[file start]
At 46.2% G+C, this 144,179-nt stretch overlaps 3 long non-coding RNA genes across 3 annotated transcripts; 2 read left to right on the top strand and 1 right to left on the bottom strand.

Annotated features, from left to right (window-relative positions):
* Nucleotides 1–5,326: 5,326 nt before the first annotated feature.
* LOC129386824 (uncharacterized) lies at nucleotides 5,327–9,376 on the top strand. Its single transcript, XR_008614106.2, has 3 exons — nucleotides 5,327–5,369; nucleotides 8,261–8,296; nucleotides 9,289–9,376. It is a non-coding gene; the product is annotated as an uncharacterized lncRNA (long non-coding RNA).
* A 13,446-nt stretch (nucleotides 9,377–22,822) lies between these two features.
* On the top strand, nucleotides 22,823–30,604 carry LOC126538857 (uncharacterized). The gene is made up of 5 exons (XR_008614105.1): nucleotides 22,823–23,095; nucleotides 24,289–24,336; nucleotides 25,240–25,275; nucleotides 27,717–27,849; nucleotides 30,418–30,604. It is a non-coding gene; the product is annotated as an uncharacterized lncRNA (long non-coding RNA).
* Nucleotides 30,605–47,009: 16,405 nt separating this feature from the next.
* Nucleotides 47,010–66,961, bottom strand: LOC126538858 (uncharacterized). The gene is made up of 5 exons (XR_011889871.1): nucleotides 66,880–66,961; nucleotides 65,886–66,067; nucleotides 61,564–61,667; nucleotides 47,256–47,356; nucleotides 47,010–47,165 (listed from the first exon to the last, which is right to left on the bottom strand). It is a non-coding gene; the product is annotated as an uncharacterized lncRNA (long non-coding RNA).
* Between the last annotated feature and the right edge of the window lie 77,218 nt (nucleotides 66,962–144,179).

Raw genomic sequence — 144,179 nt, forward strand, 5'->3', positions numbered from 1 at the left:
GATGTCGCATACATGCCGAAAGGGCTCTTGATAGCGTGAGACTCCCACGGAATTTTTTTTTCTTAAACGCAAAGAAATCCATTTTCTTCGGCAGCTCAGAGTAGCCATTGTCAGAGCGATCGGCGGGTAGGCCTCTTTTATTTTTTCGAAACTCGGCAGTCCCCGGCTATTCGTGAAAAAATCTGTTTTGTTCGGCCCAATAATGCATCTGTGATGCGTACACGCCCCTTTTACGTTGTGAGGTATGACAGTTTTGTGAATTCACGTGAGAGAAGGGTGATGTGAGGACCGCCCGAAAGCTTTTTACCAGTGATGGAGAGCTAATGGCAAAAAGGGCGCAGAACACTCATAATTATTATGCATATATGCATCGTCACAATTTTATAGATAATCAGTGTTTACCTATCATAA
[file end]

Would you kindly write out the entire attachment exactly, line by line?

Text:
At 46.2% G+C, this 144,179-nt stretch overlaps 3 long non-coding RNA genes across 3 annotated transcripts; 2 read left to right on the top strand and 1 right to left on the bottom strand.

Annotated features, from left to right (window-relative positions):
* Nucleotides 1–5,326: 5,326 nt before the first annotated feature.
* LOC129386824 (uncharacterized) lies at nucleotides 5,327–9,376 on the top strand. Its single transcript, XR_008614106.2, has 3 exons — nucleotides 5,327–5,369; nucleotides 8,261–8,296; nucleotides 9,289–9,376. It is a non-coding gene; the product is annotated as an uncharacterized lncRNA (long non-coding RNA).
* A 13,446-nt stretch (nucleotides 9,377–22,822) lies between these two features.
* On the top strand, nucleotides 22,823–30,604 carry LOC126538857 (uncharacterized). The gene is made up of 5 exons (XR_008614105.1): nucleotides 22,823–23,095; nucleotides 24,289–24,336; nucleotides 25,240–25,275; nucleotides 27,717–27,849; nucleotides 30,418–30,604. It is a non-coding gene; the product is annotated as an uncharacterized lncRNA (long non-coding RNA).
* Nucleotides 30,605–47,009: 16,405 nt separating this feature from the next.
* Nucleotides 47,010–66,961, bottom strand: LOC126538858 (uncharacterized). The gene is made up of 5 exons (XR_011889871.1): nucleotides 66,880–66,961; nucleotides 65,886–66,067; nucleotides 61,564–61,667; nucleotides 47,256–47,356; nucleotides 47,010–47,165 (listed from the first exon to the last, which is right to left on the bottom strand). It is a non-coding gene; the product is annotated as an uncharacterized lncRNA (long non-coding RNA).
* Between the last annotated feature and the right edge of the window lie 77,218 nt (nucleotides 66,962–144,179).

Raw genomic sequence — 144,179 nt, forward strand, 5'->3', positions numbered from 1 at the left:
GATGTCGCATACATGCCGAAAGGGCTCTTGATAGCGTGAGACTCCCACGGAATTTTTTTTTCTTAAACGCAAAGAAATCCATTTTCTTCGGCAGCTCAGAGTAGCCATTGTCAGAGCGATCGGCGGGTAGGCCTCTTTTATTTTTTCGAAACTCGGCAGTCCCCGGCTATTCGTGAAAAAATCTGTTTTGTTCGGCCCAATAATGCATCTGTGATGCGTACACGCCCCTTTTACGTTGTGAGGTATGACAGTTTTGTGAATTCACGTGAGAGAAGGGTGATGTGAGGACCGCCCGAAAGCTTTTTACCAGTGATGGAGAGCTAATGGCAAAAAGGGCGCAGAACACTCATAATTATTATGCATATATGCATCGTCACAATTTTATAGATAATCAGTGTTTACCTATCATAA